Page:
HCI's CEO and Founder Prashant Singh explains GHT-CSCT
The Kathmandu Post, February 15, 2012
Fighting for the world, not just Nepal
Dozens of houses have been badly damaged with their roofs blown off by the storm on February 8, 2012; hundreds of trees have been knocked down; electricity lines as well as mobile phone towers have been destroyed. It is for the first time in living memory that such a strong storm has hit the Everest region," reports renowned mountaineer Apa Sherpa (who has climbed Mt Everest a record 21 times), as he walks the Great Himalaya Trail (GHT). The trail will take him to the entire stretch of Nepal’s Himalayas in search of the pains and perils of the communities living in the region in the wake of climate change. Apa and his entourage are walking the 1,700 km long route in 120 days.
The journey started in Ghunsa, Taplejung on January 15. In the first month itself, the team encountered many cases of rural challenges that could be attributed to the effects of climate change. The tea farmers in Ilam, for instance, are complaining of reduced productivity. Similar woes abound in Taplejung and Sankhuwasabha with regards to cardamom and orange crops. These products are literally the life-lines of local economies; their failure would wreak havoc on the already poverty-stricken hinterlands of Nepal. In Khandbari, at the local press interaction session with Apa, a teacher gets emotional and speaks at length of the disappearance of pani makai, a species—he claims —found only in their locality.
In Nepal, the study of climate science, even at the national level, remains sketchy, which means that those trying to deny links between the above mentioned cases and climate change are at a big advantage compared to those who are trying to connect these dots to make a credible argument for assistance. It is morally wrong, and outright impracticable for the world to put the onus of scientific investigation on already-impoverished peasants and labourers suffering from various problems. Given the extreme geographical variations and the huge dependency of its people on natural resources, Nepal would continue to need the support of the wider world in investigating the impacts of, and finding solutions to, climate change.
What is ironic is that climate change has a global origin, and the people living in the villages in the Himalayas, who have hardly contributed to this problem, are found bearing the brunt of its effects. Driven by their religion, culture and social beliefs, these people go about protecting their loved ones, material belongings and livelihoods as their solemn duty just as their ancestors did years ago. The colossal magnitude of the climate change problem is still therefore not recognised to its full extent—many still attribute them to the fury of the gods and look for solutions in religious interventions. Their ignorance is serving them well in the short run as it gives them hope, but these challenges are only bound to get worse. It is for this reason that Apa and his entourage are walking the GHT, to raise awareness among the villagers about the global nature of this problem and to help prepare them for the battle ahead.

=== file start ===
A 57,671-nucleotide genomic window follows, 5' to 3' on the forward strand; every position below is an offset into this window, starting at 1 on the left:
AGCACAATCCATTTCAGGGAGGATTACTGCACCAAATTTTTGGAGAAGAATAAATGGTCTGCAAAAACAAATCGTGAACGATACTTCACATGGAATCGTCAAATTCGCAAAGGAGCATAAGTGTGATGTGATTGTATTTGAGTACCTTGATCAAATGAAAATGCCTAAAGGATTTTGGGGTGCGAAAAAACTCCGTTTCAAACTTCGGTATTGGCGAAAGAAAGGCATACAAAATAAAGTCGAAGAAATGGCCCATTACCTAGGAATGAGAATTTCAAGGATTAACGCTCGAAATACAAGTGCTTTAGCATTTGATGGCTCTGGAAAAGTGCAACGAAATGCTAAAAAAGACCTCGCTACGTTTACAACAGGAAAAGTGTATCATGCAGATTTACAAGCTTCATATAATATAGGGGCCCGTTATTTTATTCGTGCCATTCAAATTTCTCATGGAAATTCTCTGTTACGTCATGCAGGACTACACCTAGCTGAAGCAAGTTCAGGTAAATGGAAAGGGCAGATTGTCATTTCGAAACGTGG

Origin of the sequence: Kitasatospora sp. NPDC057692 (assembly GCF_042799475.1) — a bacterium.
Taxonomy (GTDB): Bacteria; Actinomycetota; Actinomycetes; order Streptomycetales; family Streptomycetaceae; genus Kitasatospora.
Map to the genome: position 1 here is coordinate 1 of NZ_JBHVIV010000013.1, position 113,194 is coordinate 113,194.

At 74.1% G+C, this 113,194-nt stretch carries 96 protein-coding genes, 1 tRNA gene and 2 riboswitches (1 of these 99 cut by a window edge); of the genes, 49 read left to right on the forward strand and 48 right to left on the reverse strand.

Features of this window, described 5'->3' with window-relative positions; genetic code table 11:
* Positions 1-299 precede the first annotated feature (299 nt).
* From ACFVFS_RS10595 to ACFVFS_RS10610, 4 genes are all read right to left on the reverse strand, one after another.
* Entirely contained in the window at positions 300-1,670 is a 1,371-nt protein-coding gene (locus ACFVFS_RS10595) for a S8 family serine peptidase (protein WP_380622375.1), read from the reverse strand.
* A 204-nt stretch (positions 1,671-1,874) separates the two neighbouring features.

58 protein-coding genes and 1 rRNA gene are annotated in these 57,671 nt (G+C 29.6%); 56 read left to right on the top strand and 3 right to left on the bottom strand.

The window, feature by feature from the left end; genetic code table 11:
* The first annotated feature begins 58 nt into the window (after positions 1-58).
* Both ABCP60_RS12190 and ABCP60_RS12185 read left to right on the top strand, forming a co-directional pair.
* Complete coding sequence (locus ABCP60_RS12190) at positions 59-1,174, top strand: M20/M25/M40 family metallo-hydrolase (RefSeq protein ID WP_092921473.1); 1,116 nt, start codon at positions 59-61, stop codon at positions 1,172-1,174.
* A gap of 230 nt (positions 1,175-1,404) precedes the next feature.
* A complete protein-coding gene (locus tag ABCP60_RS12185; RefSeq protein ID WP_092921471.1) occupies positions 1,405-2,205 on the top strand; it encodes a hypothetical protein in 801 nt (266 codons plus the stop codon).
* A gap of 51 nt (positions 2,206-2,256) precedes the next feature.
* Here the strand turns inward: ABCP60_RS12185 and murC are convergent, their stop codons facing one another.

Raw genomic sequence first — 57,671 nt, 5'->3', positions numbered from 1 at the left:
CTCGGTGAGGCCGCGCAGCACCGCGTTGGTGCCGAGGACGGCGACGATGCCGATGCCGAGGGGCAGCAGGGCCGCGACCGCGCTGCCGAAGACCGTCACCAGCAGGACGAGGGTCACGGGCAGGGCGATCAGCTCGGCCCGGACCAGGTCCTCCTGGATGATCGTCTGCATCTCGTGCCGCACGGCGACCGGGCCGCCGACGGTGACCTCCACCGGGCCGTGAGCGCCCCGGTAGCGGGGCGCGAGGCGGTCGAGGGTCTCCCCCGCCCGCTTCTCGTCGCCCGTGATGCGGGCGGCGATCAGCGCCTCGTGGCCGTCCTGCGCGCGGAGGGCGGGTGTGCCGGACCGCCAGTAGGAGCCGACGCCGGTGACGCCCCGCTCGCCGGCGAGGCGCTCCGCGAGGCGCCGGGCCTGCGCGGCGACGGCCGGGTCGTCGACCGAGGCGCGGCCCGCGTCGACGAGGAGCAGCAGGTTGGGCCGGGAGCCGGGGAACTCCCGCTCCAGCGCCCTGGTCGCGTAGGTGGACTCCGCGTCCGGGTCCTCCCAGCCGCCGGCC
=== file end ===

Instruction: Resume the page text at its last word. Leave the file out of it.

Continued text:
Besides the moral imperative, there is another, for the wider world to lend assistance to facilitate climate change adaptation in the Himalayas, particulalry with activities designed to help conserve water and forests. The Himalayas provide water and other environmental services to some 1.5 billion people in Asia. And itis the economic activities in Asia, that are, in many ways, sustaining the global economic growth. The people in the Himalayas continue to be stewards of these gigantic water towers. So, by offering a helping hand to these stewards, the world would be helping itself too.
Assistance can come in many forms, not just financial. Nepal, like other developing countries, lacks the technical human resources to deal with this 21st century problem. While on-site scientific investigations in agrarian Nepal, and engineering and management solutions for the glacial lakes are welcome, Nepal can also benefit from on-line collaborations. Support may come from volunteers using inexpensive technologies without having to physically travel to Nepal, provided we create such platforms.
With the 120-day long trek, four brave Nepalis—Apa Sherpa, Dawa Steven Sherpa, Saurabh Dhakal and Samir Jung Thapa—hope to attract the attention of the global elite to the problems faced by communities in the Himalayas. Their message is clear, "Listen to us, work with us, speak for us. We are not fighting for ourselves. We are fighting for you too." Walking this high-altitude trail, passing through breathtaking landscapes and ancient cultures, the group is also trying to reflect on what is at stake for humanity if we do not deal with the monster of climate change.
As global citizens, we should not want to pass around the blame for what is happening today. Together, humankind has the ability to find solutions to any problem. And it’s only this spirit of camaraderie that will see us through this volatile period. The flawed development model that measures success only by monetary achievements must take into consideration the social and environmental balance sheets of every entity—whether a company, a community or a country. That is the only guarantee to our safe and sustainable future.
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